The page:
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CHICAGO (AP) — After all those dirt-kicking, base-tossing tantrums, Lou Piniella is going out with more of a whimper.
This isn't the way he envisioned his final days as the Chicago Cubs' manager.
The team had bigger plans, too.
Piniella announced Tuesday he will retire at the end of the season, completing a storied and often colorful career that included 18 years in the majors as a player and another 22 as a manager.
The 66-year-old Piniella, who made five trips to the World Series in his career and has three championship rings, said he was looking forward to spending more time with his family. He didn't rule out consulting for the Cubs or another team, but made it clear he was getting out of the daily grind.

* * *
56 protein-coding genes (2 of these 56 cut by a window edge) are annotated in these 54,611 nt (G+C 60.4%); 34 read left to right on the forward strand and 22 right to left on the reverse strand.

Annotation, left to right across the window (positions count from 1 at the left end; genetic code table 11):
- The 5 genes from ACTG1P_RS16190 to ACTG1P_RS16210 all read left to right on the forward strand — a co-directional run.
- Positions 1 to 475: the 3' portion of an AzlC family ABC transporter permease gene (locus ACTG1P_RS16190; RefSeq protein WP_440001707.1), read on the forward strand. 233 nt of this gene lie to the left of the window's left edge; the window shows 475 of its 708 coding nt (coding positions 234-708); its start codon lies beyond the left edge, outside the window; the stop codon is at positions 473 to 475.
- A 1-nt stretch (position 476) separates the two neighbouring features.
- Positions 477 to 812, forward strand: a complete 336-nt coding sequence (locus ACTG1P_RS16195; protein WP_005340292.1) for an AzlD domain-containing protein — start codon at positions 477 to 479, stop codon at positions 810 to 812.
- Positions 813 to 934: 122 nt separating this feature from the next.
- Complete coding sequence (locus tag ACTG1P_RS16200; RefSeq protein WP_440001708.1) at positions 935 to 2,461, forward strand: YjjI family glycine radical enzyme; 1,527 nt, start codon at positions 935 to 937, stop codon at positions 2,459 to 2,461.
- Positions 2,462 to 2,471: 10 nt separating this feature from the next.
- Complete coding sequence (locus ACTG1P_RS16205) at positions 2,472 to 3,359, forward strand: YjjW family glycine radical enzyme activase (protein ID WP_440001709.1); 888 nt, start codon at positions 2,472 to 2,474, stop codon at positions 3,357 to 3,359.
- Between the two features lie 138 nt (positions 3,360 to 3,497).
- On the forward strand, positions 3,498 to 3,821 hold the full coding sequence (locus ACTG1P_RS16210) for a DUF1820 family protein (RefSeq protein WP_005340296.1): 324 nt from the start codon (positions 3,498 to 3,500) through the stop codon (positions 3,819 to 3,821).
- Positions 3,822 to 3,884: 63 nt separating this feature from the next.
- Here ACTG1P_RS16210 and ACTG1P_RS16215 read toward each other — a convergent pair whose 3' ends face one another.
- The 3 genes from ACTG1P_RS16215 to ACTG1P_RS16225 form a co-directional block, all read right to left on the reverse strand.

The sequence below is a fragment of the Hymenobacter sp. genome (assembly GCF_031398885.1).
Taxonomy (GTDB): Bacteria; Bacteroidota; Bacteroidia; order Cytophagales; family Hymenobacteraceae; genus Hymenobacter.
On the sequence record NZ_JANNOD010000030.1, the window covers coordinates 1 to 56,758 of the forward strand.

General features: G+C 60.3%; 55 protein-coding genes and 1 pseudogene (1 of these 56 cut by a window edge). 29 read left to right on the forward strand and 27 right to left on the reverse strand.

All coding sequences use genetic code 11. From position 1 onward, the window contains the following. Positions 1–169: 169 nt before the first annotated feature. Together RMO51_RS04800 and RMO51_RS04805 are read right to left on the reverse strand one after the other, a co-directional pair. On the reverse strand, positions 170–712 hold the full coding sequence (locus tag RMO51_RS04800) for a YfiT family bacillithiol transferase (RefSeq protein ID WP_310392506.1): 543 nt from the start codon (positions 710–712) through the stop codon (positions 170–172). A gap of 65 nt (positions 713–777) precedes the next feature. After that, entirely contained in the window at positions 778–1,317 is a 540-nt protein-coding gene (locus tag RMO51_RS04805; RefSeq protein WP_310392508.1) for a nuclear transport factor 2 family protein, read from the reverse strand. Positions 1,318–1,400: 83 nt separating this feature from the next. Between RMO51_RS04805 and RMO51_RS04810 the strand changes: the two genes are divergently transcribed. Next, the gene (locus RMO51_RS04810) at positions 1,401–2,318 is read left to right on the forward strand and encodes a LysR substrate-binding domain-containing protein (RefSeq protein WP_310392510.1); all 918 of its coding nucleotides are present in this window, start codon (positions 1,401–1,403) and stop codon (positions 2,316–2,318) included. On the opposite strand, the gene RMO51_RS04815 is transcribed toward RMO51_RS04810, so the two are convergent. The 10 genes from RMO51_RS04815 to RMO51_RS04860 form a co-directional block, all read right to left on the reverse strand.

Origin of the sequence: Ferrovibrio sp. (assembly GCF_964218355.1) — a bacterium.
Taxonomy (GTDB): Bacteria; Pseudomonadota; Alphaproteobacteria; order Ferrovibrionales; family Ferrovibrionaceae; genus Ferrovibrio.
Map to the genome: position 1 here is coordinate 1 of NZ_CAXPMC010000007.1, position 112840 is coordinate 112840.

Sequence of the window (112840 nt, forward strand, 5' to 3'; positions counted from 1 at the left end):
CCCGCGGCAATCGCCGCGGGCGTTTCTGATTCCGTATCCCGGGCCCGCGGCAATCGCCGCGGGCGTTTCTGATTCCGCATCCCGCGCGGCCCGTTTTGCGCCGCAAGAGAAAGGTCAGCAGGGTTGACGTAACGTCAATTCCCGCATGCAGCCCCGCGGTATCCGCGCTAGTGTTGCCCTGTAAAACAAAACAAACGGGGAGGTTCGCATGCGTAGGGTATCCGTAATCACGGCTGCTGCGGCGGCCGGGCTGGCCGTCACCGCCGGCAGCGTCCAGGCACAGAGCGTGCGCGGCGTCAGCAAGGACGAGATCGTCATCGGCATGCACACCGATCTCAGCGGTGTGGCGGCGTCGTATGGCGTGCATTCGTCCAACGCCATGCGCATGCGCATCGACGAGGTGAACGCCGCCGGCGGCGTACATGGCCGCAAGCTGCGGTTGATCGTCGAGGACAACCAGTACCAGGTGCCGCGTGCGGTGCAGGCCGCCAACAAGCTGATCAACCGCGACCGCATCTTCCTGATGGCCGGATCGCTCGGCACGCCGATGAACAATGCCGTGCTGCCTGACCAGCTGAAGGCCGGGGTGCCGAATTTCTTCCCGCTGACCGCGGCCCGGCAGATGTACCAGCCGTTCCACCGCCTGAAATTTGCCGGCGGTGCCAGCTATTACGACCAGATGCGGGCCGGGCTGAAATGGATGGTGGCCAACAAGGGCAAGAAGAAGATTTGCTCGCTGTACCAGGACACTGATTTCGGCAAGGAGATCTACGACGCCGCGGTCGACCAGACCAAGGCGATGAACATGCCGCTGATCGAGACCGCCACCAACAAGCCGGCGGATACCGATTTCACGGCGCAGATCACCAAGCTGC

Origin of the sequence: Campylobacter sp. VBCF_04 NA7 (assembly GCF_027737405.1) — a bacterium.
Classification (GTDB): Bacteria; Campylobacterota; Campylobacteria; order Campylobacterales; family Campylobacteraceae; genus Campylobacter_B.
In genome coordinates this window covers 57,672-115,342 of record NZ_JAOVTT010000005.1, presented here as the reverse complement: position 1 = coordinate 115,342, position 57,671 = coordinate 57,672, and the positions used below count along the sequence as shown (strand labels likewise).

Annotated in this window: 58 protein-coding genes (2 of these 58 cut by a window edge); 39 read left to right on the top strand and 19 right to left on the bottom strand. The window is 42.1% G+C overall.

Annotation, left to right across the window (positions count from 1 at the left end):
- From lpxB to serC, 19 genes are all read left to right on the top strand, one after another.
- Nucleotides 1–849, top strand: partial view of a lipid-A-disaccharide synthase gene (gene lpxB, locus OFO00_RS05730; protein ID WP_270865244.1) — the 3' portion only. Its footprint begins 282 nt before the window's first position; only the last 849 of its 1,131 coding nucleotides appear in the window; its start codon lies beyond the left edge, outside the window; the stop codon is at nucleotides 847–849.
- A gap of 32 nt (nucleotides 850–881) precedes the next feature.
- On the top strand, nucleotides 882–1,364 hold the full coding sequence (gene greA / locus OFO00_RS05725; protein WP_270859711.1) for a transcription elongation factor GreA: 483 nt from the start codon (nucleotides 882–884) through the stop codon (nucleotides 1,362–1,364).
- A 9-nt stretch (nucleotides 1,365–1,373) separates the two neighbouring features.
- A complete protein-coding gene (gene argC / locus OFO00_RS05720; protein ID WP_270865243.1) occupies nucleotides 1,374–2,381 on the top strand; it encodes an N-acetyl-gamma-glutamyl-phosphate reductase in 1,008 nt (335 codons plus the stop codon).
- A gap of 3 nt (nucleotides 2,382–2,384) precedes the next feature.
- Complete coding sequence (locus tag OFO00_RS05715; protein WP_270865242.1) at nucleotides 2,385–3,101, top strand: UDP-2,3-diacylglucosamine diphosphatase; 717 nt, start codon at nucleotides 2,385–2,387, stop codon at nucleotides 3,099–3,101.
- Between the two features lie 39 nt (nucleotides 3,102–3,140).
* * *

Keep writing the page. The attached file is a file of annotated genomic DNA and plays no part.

"It's been a wonderful experience," he said. "There's no way that I won't cherish the memories here."
But, he added: "I've been away from home since 1962. That's about 50 years."
General manager Jim Hendry said Cubs Hall of Famer Ryne Sandberg, now managing the club's Triple-A affiliate in Des Moines, will be a candidate for the job. He said Piniella's replacement won't be hired before the end of the season, but he hopes to have a manager in place by organization meetings in late October or early November.
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